Let me bring this back to the topic at hand which was building community and improving the student experience rather than faculty revolt or faculty revolution.  If we want to bridge the divide between faculty and students and faculty and staff and begin to build true “community” there are small, relatively easy steps we can take.  First, we need to lead by example; that is, faculty themselves must become a community rather than merely a set of people.  A community involves support, encouragement, valuable and constructive feedback, laughter, and ultimately sharing in each others peaks and valleys.  Let’s stop shaking hands and give each other a hug once in a while.  Start dropping in for random chats with faculty down your hall or even way across the campus.  Make connections that are outside your comfort zone.  If we want students to grow and be comfortable with the unknown we should probably model courage and tackle the unknown as well, even if that unknown is a really odd faculty member with leather patches on the elbow of their tweed jacket.

I admit that building community is much bigger than simply being friendly towards our colleagues but before we run we need to crawl.

The importance of human touch in community

Dr. Abraham Verghese tells wonderful stories of how important human touch is when diagnosing patients and later care with those patients. He claims that the shift towards technology in medicine has eroded a very important, but simple aspect–human touch. I wonder if we’re missing that human contact in higher education these days? Classes of 200-1,000 students, hybrid or online delivery. Where and how do we build connections and relationships with each other?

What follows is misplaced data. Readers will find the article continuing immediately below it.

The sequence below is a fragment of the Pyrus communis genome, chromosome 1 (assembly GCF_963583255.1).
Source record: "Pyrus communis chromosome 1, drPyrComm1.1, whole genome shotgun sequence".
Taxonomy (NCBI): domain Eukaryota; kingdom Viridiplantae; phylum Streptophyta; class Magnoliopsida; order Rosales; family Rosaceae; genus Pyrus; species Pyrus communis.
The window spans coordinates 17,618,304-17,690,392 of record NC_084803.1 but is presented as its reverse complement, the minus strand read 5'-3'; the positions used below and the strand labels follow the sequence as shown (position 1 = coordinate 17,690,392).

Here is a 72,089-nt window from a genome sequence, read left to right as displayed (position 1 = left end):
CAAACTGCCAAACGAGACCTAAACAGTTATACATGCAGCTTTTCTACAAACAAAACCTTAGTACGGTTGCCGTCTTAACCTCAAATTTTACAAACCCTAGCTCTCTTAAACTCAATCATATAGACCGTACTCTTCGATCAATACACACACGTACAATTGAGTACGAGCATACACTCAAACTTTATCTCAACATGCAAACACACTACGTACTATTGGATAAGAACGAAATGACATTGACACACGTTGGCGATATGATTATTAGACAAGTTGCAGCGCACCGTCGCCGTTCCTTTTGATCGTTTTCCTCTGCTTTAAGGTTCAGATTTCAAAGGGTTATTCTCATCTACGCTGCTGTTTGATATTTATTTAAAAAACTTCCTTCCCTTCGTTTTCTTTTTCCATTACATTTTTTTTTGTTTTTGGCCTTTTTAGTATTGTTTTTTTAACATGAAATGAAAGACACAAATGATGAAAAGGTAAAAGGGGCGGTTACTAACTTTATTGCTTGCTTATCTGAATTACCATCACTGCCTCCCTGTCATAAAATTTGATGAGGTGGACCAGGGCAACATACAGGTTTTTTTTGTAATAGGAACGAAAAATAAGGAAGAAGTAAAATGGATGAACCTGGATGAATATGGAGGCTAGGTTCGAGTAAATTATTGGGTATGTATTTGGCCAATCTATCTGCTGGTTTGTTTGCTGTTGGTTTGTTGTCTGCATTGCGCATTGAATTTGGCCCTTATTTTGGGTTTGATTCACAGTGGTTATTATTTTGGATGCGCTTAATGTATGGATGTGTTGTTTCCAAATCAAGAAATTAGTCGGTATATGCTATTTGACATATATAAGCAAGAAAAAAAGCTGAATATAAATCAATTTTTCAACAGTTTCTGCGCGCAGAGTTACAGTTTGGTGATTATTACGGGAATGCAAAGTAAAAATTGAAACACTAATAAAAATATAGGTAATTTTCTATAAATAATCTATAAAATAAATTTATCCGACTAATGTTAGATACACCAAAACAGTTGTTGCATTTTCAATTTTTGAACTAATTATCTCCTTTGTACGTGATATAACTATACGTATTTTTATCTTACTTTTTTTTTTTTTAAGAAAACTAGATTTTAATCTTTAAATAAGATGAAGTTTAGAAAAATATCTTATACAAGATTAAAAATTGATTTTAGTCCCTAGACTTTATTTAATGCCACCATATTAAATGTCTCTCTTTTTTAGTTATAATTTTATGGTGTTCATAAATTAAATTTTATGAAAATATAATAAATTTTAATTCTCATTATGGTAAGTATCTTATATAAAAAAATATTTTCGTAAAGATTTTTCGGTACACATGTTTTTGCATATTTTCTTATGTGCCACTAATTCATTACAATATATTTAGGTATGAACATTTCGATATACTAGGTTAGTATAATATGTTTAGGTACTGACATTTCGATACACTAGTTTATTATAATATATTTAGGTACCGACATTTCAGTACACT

If you listen long enough, patients will tell you exactly what is wrong with them

Many of you know that I’m working on a Masters degree in education, currently I’m through about 1/3 of the thesis.  I struggled for over a year to find a topic that was the right combination of doable, personally interesting, addressing a current challenge, and potentially influential.  I don’t know how my thesis will stack up on those four dimensions at the end but the topic I chose was exploring how professionalism is taught to accounting students and what it takes to do that well.